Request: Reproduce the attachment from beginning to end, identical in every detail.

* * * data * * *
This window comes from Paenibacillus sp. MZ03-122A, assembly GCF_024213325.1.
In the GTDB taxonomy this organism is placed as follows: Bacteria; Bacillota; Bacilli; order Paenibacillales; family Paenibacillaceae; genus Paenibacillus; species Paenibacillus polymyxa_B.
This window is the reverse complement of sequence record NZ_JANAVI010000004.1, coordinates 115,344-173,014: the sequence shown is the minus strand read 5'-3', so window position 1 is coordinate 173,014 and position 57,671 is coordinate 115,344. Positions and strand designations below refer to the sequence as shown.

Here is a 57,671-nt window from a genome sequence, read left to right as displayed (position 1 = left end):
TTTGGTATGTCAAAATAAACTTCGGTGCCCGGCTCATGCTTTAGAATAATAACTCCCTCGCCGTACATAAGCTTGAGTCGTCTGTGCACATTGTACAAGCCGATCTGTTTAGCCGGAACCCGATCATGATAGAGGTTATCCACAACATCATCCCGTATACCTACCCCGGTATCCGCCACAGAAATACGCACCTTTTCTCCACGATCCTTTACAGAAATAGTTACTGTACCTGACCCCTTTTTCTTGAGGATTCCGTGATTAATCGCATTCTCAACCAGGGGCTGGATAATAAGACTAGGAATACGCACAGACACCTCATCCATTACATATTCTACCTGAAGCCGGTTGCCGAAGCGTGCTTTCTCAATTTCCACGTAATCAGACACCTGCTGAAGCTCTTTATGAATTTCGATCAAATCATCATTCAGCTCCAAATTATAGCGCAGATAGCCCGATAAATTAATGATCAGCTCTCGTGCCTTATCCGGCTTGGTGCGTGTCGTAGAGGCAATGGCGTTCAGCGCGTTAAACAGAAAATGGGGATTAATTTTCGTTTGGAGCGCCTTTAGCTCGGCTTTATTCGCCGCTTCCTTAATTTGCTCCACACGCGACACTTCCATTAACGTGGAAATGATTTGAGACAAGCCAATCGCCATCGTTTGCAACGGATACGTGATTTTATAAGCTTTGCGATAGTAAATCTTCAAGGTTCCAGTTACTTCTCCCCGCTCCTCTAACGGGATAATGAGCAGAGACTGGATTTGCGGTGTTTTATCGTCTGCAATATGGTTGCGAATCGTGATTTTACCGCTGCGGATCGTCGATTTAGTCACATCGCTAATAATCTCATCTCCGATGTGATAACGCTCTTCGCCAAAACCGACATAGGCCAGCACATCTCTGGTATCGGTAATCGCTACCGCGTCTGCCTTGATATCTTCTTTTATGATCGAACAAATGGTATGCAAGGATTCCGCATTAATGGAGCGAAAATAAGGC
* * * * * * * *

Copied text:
This window comes from Paenibacillus sp. MZ03-122A, assembly GCF_024213325.1.
In the GTDB taxonomy this organism is placed as follows: Bacteria; Bacillota; Bacilli; order Paenibacillales; family Paenibacillaceae; genus Paenibacillus; species Paenibacillus polymyxa_B.
This window is the reverse complement of sequence record NZ_JANAVI010000004.1, coordinates 115,344-173,014: the sequence shown is the minus strand read 5'-3', so window position 1 is coordinate 173,014 and position 57,671 is coordinate 115,344. Positions and strand designations below refer to the sequence as shown.

Here is a 57,671-nt window from a genome sequence, read left to right as displayed (position 1 = left end):
TTTGGTATGTCAAAATAAACTTCGGTGCCCGGCTCATGCTTTAGAATAATAACTCCCTCGCCGTACATAAGCTTGAGTCGTCTGTGCACATTGTACAAGCCGATCTGTTTAGCCGGAACCCGATCATGATAGAGGTTATCCACAACATCATCCCGTATACCTACCCCGGTATCCGCCACAGAAATACGCACCTTTTCTCCACGATCCTTTACAGAAATAGTTACTGTACCTGACCCCTTTTTCTTGAGGATTCCGTGATTAATCGCATTCTCAACCAGGGGCTGGATAATAAGACTAGGAATACGCACAGACACCTCATCCATTACATATTCTACCTGAAGCCGGTTGCCGAAGCGTGCTTTCTCAATTTCCACGTAATCAGACACCTGCTGAAGCTCTTTATGAATTTCGATCAAATCATCATTCAGCTCCAAATTATAGCGCAGATAGCCCGATAAATTAATGATCAGCTCTCGTGCCTTATCCGGCTTGGTGCGTGTCGTAGAGGCAATGGCGTTCAGCGCGTTAAACAGAAAATGGGGATTAATTTTCGTTTGGAGCGCCTTTAGCTCGGCTTTATTCGCCGCTTCCTTAATTTGCTCCACACGCGACACTTCCATTAACGTGGAAATGATTTGAGACAAGCCAATCGCCATCGTTTGCAACGGATACGTGATTTTATAAGCTTTGCGATAGTAAATCTTCAAGGTTCCAGTTACTTCTCCCCGCTCCTCTAACGGGATAATGAGCAGAGACTGGATTTGCGGTGTTTTATCGTCTGCAATATGGTTGCGAATCGTGATTTTACCGCTGCGGATCGTCGATTTAGTCACATCGCTAATAATCTCATCTCCGATGTGATAACGCTCTTCGCCAAAACCGACATAGGCCAGCACATCTCTGGTATCGGTAATCGCTACCGCGTCTGCCTTGATATCTTCTTTTATGATCGAACAAATGGTATGCAAGGATTCCGCATTAATGGAGCGAAAATAAGGC